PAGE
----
This project was incorrectly listed as being completed- it is not. Below I provide justification for the 2006 request of $102,400. Results will advance current understanding of the relationship between the distribution, pattern, and persistence of Chinook salmon and landscape patterns. Failure to fund this research in 2006 will jepardize one of the most robust and valuable salmon datasets in the Columbia River Basin. As reflected in the comments below, it is critical to continue this key data set. CBFWA Funding Decision Listed as a High Priority “Reviewers suggest that the Project meets critical needs for long-term monitoring, indexing, acquisition of life history information, and analysis of the spatial structure of a wild chinook salmon population. The extensive spawning habitat data available for the Middle Fork Salmon River through Project # 199902000 provides an excellent test site for the physical model. The model is robust, however, and once validated can be applied to any river basin. The model could have immediate use for identifying critical habitats and examining scenarios for best management practices for maintaining or optimizing spawning habitat. Moreover, the model would provide a physically-based, defensible method for assessing spawning habitat and prioritizing management actions at watershed scales.” NWPPC Funding Recommendation “The Council recommendation relies heavily on the NMFS comments that call this project "an important contribution to the design of a comprehensive monitoring program in the Snake River basin. NMFS stated that the project is "particularly important" in that it continues a key data set and associating redd survey data with explanatory environmental characteristics. NMFS states that the project responds to RPA 180.” NMFS Review “This is another important contribution to the design of a comprehensive monitoring program in the SR basin. It is particularly important for two reasons: continuing a key data set; associating a high quality redd survey data set with potentially explanatory environmental characteristics.
Aerial Chinook salmon redd counts were completed in the mainstem MFSR and 12 tributaries during 2002-2004. A GPS unit was used to georeferenced spawning areas and redds. GPS files were corrected and transferred into GIS for spatial analysis. Summaries of redd surveys were submitted to collaborators. In cooperation with scientists in the UI Ecohydraulics Research Group, we have examined geomorphic controls on the spatial distribution of spawning gravels using a model that predicted substrate size as a function of channel hydraulics (channel type and bankfull discharge). Field studies were conducted to quantify reach-average channel type, substrate size, and channel dimensions (bankfull depth, width, and channel gradient). Results show a strong correspondence between predicted locations of suitable spawning gravels and observed locations of redds, indicating that much of the spatial pattern of Chinook salmon spawning may be explained by the effects of channel hydraulics on substrate size. We continued and expanded the research to sample a broader range of locations and underlying geologies in the basin. We have initiated work to examine the effects of sediment supply on substrate size and quality. We have begun statistical analyses of annual patterns of spawning locations and density. Results have been presented at the AFS Transboundary conference (Buffington et al. 2002, Isaak and Thurow 2002), Idaho chapter AFS meetings (Thurow and Isaak 2003, Isaak and Thurow 2003, Isaak et al. 2005), AFS National meetings (Isaak et al. 2003, Thurow and Isaak 2004, Isaak and Thurow 2004), Western Division AFS meetings (Thurow and Isaak 2004, Isaak and Thurow 2004), the North American Benthological Society meeting (Isaak and Thurow 2004), and the Biobío River Scientific Forum, University of Concepción, Chile (Buffington et al. 2004). One manuscript has been published in the Canadian Journal of Fisheries and Aquatic Sciences (Isaak et al. 2003) and three manuscripts are in review. Quarterly and Annual reports have been submitted to BPA and additional manuscripts are in progress.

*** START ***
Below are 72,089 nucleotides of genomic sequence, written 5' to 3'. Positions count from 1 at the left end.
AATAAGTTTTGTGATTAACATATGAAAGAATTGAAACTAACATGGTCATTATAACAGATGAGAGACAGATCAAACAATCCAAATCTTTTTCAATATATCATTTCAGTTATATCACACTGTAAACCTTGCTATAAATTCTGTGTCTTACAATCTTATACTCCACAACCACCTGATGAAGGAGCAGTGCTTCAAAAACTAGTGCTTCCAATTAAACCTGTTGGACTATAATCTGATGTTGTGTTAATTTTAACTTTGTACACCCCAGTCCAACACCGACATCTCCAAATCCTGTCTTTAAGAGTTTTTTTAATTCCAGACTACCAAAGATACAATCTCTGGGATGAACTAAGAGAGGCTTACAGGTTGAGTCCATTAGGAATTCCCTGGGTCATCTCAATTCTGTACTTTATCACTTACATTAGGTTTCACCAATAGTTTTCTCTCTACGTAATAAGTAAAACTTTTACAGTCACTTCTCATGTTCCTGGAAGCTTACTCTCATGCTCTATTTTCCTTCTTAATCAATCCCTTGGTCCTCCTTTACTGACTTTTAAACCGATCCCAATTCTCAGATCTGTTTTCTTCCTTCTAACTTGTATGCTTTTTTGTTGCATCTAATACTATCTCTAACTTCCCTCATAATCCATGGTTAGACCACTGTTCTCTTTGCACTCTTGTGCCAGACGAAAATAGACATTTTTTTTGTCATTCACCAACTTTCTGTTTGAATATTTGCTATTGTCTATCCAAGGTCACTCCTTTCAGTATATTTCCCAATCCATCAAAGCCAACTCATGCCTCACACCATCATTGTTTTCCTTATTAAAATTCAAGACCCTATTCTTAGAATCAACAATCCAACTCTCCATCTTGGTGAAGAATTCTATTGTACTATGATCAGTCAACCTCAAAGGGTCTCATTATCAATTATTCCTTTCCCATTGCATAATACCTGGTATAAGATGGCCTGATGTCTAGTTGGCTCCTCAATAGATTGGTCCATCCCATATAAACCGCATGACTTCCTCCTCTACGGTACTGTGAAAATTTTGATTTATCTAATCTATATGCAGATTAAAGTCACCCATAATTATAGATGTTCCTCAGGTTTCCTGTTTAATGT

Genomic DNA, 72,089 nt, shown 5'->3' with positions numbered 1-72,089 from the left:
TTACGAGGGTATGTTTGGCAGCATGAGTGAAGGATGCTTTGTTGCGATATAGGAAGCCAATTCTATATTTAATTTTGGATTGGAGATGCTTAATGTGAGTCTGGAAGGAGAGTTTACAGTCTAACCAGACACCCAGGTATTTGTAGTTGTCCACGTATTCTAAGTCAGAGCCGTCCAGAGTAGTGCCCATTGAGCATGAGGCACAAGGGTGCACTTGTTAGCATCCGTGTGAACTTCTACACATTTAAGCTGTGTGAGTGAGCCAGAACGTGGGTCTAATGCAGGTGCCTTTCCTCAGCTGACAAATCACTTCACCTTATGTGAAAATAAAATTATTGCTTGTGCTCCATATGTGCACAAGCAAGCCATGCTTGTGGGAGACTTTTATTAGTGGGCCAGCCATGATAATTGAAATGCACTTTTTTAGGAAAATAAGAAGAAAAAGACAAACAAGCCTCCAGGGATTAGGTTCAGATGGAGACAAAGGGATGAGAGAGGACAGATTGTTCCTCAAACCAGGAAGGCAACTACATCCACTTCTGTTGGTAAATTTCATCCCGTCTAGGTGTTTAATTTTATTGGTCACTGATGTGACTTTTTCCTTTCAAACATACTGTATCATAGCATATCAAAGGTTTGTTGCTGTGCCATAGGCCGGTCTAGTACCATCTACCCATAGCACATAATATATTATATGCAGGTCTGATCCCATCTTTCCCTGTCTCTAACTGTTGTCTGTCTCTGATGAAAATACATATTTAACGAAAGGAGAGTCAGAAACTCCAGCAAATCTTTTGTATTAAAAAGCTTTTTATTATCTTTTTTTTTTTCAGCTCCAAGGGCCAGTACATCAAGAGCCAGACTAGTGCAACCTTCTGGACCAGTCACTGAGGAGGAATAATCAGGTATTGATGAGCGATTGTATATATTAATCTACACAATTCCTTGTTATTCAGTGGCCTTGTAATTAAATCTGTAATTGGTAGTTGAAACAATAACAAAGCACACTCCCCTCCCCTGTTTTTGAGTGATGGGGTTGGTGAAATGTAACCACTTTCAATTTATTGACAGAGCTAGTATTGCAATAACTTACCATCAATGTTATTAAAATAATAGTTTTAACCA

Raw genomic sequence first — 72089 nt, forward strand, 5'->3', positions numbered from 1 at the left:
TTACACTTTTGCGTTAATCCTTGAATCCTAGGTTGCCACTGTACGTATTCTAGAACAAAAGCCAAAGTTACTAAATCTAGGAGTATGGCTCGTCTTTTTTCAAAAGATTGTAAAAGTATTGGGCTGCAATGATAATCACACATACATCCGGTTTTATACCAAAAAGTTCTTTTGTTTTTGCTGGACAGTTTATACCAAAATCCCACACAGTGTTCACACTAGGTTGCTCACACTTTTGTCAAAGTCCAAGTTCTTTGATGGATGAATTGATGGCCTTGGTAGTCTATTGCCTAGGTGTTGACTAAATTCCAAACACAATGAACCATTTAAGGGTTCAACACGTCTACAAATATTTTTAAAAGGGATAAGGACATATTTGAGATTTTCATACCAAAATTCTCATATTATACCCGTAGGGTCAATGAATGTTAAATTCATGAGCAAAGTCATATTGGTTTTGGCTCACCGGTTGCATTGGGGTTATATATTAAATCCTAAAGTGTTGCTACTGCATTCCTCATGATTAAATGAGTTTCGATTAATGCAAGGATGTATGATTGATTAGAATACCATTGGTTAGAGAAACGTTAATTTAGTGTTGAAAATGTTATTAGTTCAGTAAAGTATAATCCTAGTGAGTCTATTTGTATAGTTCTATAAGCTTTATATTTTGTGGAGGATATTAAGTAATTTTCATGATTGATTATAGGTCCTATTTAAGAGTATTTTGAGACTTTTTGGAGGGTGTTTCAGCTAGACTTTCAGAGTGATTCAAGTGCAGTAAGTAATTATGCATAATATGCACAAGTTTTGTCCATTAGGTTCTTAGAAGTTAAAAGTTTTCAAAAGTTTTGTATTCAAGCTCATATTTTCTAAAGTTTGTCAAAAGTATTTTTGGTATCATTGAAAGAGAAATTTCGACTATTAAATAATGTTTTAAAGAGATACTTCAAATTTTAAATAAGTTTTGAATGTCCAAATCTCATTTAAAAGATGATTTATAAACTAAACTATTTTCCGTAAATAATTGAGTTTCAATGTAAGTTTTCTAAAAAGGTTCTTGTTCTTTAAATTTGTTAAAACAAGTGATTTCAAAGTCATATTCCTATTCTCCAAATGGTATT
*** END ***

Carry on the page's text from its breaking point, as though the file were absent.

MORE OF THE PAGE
Deliverables that will be provided as a result of 2006 funds: 1- A complete annual census and database of spatially located Chinook salmon redds in the entire MFSR 2- A database of spatially located potential Chinook salmon spawning patches in the study area 3- Refined predictions of spawning gravel availability; correcting reach-average grain-size predictions for subreach variability (sediment patches) as a function of channel type and roughness. 4- An empirical model to predict potential spawning patch location, size, and quality as functions of physical landscape features. 5- A refined hydraulic model and model predictions. 6- Testing and refinement of a sediment routing model and inclusion of a wood module (input, routing, and consequent morphologic and habitat effects of wood). 7- A model that applies patch quality, size, and connectivity to predict the likelihood of Chinook salmon spawning and occurrence. 8- Assessments of how synchrony in redd distributions changes in response to population size and environmental characteristics. Deliverables are being shared with collaborators and developed as manuscripts for publication in peer-reviewed journals.